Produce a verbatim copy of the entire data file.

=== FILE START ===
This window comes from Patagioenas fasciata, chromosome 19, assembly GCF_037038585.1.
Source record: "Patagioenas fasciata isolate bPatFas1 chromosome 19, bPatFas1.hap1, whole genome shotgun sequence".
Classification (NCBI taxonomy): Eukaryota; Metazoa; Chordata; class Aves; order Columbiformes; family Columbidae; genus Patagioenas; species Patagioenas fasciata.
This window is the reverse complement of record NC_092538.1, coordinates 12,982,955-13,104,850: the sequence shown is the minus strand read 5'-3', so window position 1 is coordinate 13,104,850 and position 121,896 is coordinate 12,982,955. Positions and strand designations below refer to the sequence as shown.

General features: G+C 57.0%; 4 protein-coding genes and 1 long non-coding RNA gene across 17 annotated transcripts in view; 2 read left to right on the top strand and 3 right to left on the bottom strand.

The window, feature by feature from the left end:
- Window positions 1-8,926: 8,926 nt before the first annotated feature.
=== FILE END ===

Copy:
This window comes from Patagioenas fasciata, chromosome 19, assembly GCF_037038585.1.
Source record: "Patagioenas fasciata isolate bPatFas1 chromosome 19, bPatFas1.hap1, whole genome shotgun sequence".
Classification (NCBI taxonomy): Eukaryota; Metazoa; Chordata; class Aves; order Columbiformes; family Columbidae; genus Patagioenas; species Patagioenas fasciata.
This window is the reverse complement of record NC_092538.1, coordinates 12,982,955-13,104,850: the sequence shown is the minus strand read 5'-3', so window position 1 is coordinate 13,104,850 and position 121,896 is coordinate 12,982,955. Positions and strand designations below refer to the sequence as shown.

General features: G+C 57.0%; 4 protein-coding genes and 1 long non-coding RNA gene across 17 annotated transcripts in view; 2 read left to right on the top strand and 3 right to left on the bottom strand.

The window, feature by feature from the left end:
- Window positions 1-8,926: 8,926 nt before the first annotated feature.